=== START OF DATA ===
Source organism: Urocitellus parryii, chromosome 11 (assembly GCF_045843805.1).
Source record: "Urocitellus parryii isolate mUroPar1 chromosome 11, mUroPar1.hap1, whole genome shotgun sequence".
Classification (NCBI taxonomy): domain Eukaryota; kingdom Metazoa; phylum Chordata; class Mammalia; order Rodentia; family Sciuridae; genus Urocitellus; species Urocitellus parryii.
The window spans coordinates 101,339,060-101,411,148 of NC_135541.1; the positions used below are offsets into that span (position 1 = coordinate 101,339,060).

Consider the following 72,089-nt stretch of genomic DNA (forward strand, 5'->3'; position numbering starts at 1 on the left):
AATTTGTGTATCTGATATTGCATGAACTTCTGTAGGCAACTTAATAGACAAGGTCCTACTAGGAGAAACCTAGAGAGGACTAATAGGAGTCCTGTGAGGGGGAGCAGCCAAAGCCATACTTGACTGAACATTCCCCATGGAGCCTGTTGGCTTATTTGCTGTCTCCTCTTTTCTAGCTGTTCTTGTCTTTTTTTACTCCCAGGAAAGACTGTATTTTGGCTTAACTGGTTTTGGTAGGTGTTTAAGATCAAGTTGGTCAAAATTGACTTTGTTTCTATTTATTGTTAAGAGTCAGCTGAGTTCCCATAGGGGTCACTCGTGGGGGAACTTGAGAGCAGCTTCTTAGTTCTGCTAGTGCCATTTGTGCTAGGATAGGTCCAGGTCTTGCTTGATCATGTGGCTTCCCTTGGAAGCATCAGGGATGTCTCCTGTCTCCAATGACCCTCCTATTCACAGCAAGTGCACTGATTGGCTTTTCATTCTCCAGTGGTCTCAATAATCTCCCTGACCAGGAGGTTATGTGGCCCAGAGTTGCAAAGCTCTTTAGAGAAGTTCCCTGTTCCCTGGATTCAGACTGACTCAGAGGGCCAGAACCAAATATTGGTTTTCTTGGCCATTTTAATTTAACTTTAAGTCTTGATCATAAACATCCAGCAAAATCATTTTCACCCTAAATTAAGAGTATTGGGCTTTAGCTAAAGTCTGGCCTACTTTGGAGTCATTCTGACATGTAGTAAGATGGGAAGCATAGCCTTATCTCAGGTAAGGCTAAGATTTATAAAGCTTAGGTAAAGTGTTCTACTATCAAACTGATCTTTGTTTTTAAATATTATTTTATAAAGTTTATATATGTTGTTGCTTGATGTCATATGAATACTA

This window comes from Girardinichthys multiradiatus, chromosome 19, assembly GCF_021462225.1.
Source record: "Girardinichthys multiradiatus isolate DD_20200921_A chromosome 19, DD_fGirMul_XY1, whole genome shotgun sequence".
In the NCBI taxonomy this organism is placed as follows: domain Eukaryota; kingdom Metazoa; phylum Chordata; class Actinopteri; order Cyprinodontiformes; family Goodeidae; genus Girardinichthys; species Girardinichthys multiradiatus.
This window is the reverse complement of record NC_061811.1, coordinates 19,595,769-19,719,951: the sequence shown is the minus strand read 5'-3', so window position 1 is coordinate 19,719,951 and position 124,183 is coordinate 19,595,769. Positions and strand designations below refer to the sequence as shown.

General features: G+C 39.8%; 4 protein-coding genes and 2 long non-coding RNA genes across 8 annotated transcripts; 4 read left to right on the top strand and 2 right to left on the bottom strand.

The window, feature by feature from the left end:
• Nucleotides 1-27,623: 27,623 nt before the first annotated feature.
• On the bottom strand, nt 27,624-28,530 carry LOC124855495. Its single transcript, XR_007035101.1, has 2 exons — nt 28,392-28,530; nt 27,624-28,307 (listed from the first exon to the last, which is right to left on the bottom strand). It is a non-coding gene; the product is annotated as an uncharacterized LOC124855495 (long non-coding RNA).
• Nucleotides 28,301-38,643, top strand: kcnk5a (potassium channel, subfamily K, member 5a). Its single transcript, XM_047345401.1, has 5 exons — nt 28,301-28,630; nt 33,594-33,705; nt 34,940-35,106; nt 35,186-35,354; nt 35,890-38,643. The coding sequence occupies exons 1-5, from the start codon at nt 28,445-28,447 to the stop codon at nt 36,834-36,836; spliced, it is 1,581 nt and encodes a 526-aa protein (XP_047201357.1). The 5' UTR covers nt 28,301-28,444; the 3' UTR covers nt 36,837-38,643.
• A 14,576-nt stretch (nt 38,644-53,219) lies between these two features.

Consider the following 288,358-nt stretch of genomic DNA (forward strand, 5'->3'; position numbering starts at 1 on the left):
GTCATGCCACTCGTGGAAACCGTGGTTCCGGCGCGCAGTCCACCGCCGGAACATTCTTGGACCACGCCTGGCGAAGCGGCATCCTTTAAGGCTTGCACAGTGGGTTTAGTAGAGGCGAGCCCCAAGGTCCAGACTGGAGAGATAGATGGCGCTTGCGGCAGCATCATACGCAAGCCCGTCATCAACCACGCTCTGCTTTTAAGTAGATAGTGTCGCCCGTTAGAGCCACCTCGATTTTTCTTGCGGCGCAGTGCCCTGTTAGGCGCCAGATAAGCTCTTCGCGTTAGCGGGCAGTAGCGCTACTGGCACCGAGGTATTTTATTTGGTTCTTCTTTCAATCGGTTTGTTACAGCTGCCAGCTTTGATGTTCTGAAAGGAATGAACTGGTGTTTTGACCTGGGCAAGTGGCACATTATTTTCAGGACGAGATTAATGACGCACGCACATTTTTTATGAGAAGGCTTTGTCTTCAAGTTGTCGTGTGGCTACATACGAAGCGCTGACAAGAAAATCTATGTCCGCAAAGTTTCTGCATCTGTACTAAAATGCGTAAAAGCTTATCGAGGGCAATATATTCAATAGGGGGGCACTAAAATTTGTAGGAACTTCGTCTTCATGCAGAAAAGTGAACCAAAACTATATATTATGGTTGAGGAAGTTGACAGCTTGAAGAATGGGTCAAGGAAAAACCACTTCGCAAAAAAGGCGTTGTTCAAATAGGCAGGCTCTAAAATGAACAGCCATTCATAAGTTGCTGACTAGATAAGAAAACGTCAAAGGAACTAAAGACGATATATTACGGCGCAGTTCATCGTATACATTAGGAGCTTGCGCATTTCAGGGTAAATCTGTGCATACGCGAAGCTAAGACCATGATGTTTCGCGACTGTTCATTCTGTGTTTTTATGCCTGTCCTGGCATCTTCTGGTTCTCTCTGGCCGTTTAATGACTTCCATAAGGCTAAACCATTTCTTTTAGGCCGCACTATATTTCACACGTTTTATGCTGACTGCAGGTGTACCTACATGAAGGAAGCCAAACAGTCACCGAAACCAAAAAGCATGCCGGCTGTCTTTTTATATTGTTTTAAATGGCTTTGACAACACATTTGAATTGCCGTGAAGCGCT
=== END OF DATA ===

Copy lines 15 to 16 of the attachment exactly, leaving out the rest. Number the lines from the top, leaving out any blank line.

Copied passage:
• Nucleotides 28,301-38,643, top strand: kcnk5a (potassium channel, subfamily K, member 5a). Its single transcript, XM_047345401.1, has 5 exons — nt 28,301-28,630; nt 33,594-33,705; nt 34,940-35,106; nt 35,186-35,354; nt 35,890-38,643. The coding sequence occupies exons 1-5, from the start codon at nt 28,445-28,447 to the stop codon at nt 36,834-36,836; spliced, it is 1,581 nt and encodes a 526-aa protein (XP_047201357.1). The 5' UTR covers nt 28,301-28,444; the 3' UTR covers nt 36,837-38,643.
• A 14,576-nt stretch (nt 38,644-53,219) lies between these two features.